Now here’s a thought to ponder: Man-made climate change and the impending ecological disaster is largely the result of our failure to acknowledge the absurdity of human life. Instead of laughing at the farce and relative insignificance of human endeavour and aspiration on the universal stage, we take our lives and position on the planet far too seriously. We ascribe meaning and purpose to our lives far in excess of any that actually exists. We invent ideals that are impossible to live up to and, consequently, a multitude of solutions and therapies to the resulting frustrations and feelings of inadequacy. But worse than that, far worse than that, in trying to live up to them we destroy the biosphere that supports human life. We, and the rest of life on Earth, would be much better off if we could learn to laugh at the ridiculousness of our situation, and stop taking it all so seriously.
That, at least, is the thought that has come to me from a reading of Joseph W. Meeker’s 1972 book The Comedy of Survival. It’s a study of what he terms ‘literary ecology’, a study of the relationship between ecology and comparative literature. In it he argues for the adoption of a more comic attitude to life, rather that the tragic one that Western culture has adopted form its Hebrew and Greek heritage. He argues that the philosophical ideas that lie behind our “tragic view of life” are the same as the ones that have caused our ecological crisis. Essentially, there are three such ideas.
- That humanity is somehow separate or outside nature and that nature exists for the benefit of mankind. This is the notion given in the Christian bible that man was created in the image of a supernatural being and was given “dominion over the fish of the sea, and over the fowl of the air, and over the cattle, and over all the earth, and over every creeping thing that creepeth upon the earth.” Creepy. And, particularly since the enlightenment and the dawn of the age of ‘reason’ it is the policy adopted by our economic systems, the policy Naomi Klein has termed ‘extractivism’, the policy or practice of seeing the Earth purely in terms of a resource to be plundered.
- That our morality transcends natural limits; that it has its both its source and justification outside nature. This is the view that whichever moral code we have grown up with, it is a code that we assume to have been either presented to us by the supernatural being that created us and which we must follow to prevent its displeasure, or has been ‘deduced’ from first principles – principles which, because they are outside or prior to our experiences, are similarly outside nature.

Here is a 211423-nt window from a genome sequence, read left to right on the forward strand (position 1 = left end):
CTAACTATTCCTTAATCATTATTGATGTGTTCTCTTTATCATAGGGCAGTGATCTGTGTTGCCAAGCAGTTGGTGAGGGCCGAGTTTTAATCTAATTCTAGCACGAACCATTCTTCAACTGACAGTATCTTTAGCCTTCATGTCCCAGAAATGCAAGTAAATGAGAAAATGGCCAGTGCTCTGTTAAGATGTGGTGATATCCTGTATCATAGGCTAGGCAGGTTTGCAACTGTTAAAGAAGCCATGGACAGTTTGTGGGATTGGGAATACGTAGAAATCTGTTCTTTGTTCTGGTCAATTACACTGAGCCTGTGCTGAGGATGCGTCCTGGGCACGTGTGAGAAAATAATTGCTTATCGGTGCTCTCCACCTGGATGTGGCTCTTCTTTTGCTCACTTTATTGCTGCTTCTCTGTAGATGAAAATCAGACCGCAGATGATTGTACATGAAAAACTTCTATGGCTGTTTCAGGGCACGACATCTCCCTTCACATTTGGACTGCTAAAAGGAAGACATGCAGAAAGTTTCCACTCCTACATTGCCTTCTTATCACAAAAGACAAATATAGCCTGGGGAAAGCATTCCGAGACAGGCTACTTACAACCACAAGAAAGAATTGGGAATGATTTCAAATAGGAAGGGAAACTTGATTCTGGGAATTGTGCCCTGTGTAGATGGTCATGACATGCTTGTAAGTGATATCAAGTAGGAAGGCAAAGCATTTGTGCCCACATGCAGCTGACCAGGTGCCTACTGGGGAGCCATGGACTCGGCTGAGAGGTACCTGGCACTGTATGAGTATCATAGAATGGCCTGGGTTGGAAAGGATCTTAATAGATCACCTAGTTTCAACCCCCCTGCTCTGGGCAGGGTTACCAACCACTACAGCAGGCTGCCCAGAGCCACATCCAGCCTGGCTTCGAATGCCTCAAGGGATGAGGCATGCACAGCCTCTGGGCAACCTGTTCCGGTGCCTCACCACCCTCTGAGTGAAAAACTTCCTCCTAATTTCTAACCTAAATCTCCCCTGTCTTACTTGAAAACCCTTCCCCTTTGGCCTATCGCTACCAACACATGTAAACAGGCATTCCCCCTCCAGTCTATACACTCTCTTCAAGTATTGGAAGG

- That our individual personalities are of supreme importance; that once we have been taught what our ethical code is it is incumbent upon us to do our duty no matter how much such action may fly in the face of either particular circumstances, rational thought or our intuition. Individual endeavour and success through competition are far more important than cooperation or compromise. Individual strength and suffering for the cause are far more important than truly caring what the other thinks or feels.
Such a tragic view of life results in the creation of, and belief in, ideals which, because they transcend nature and experience, are impossible to be met or lived up to. According to this tragic view we are flawed from the start: destined to piss-off the gods; born with original sin; powerless against the mighty forces pitted against us. Oedipus was only human; it was not through any conscious fault of his that he brought plague to Thebes or brought about the suicide of his mother-wife. The brooding and tormented Hamlet was powerless against the corrupted society that surrounded him, but felt compelled to do his duty and restore the natural balance, no matter how much he suffered. It is from such a tragic view that our admiration of the ‘tragic hero’ as “an isolated man bearing on his private shoulders the moral burden of all humanity” arises. But why was such a view of human life created by poets? Why was such a view considered so significant? Why do we still generally regard tragedy to be a higher art form than comedy?
Few playwrights outside of ancient Greece and Elizabethan England have been able to portray such a view of life in way that so captures our imagination. Tragedy, therefore, has been largely confined to Western culture, or at least culture that has Hebrew and Greek roots. However, as Meeker points out, comedy is just about universal; whilst tragedy only appears in Western culture, “comic literature appears wherever culture exists.” This comic view of life portrays mankind as part of nature rather than outside it. In portraying humanity as often irrational, as performing actions that reveal our essential ignorance of ‘higher’ matters, and as being members of less than logical social and ethical systems, it has a far greater acceptance of humanity’s ‘flaws’; it assumes that all decisions will be less than perfect and may well result in ridiculous situations, situations that require us to muddle through. It accepts, even celebrates, the absurdity of life!
According to Meeker, comedy “illustrates that survival depends upon man’s ability to change himself rather than the environment, and upon his ability to accept limitations rather than to curse fate for limiting him”; it reveals the absurdity in trying to live to the ideals of the tragic view of life. Perhaps if we stopped regarding ourselves as so important and destined to live in some version of paradise, whether of our own making or as reward for doing the will of a none-existent deity, and instead started to laugh at the absurdity of our situation, we would all become a little happier and the rest of life on Earth could take a big sigh of relief!